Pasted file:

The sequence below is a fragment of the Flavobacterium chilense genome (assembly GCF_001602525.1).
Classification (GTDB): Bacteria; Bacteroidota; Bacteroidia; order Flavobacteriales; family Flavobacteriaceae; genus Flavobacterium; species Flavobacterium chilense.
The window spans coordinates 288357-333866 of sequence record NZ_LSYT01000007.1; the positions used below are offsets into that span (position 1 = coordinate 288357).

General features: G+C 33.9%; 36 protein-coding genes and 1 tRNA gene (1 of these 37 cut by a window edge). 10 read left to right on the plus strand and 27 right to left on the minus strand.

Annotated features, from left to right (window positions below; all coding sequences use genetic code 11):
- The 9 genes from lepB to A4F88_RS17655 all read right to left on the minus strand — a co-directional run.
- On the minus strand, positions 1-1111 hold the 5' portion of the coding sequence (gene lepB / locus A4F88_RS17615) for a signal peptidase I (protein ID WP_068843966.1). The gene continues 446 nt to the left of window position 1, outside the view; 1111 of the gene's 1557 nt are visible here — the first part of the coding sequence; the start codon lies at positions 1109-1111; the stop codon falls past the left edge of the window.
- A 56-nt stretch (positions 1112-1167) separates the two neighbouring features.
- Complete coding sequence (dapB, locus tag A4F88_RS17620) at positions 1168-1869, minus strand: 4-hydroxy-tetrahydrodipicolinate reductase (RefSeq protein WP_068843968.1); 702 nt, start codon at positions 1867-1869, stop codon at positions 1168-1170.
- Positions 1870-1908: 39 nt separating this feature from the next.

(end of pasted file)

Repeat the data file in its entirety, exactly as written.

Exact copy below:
The sequence below is a fragment of the Flavobacterium chilense genome (assembly GCF_001602525.1).
Classification (GTDB): Bacteria; Bacteroidota; Bacteroidia; order Flavobacteriales; family Flavobacteriaceae; genus Flavobacterium; species Flavobacterium chilense.
The window spans coordinates 288357-333866 of sequence record NZ_LSYT01000007.1; the positions used below are offsets into that span (position 1 = coordinate 288357).

General features: G+C 33.9%; 36 protein-coding genes and 1 tRNA gene (1 of these 37 cut by a window edge). 10 read left to right on the plus strand and 27 right to left on the minus strand.

Annotated features, from left to right (window positions below; all coding sequences use genetic code 11):
- The 9 genes from lepB to A4F88_RS17655 all read right to left on the minus strand — a co-directional run.
- On the minus strand, positions 1-1111 hold the 5' portion of the coding sequence (gene lepB / locus A4F88_RS17615) for a signal peptidase I (protein ID WP_068843966.1). The gene continues 446 nt to the left of window position 1, outside the view; 1111 of the gene's 1557 nt are visible here — the first part of the coding sequence; the start codon lies at positions 1109-1111; the stop codon falls past the left edge of the window.
- A 56-nt stretch (positions 1112-1167) separates the two neighbouring features.
- Complete coding sequence (dapB, locus tag A4F88_RS17620) at positions 1168-1869, minus strand: 4-hydroxy-tetrahydrodipicolinate reductase (RefSeq protein WP_068843968.1); 702 nt, start codon at positions 1867-1869, stop codon at positions 1168-1170.
- Positions 1870-1908: 39 nt separating this feature from the next.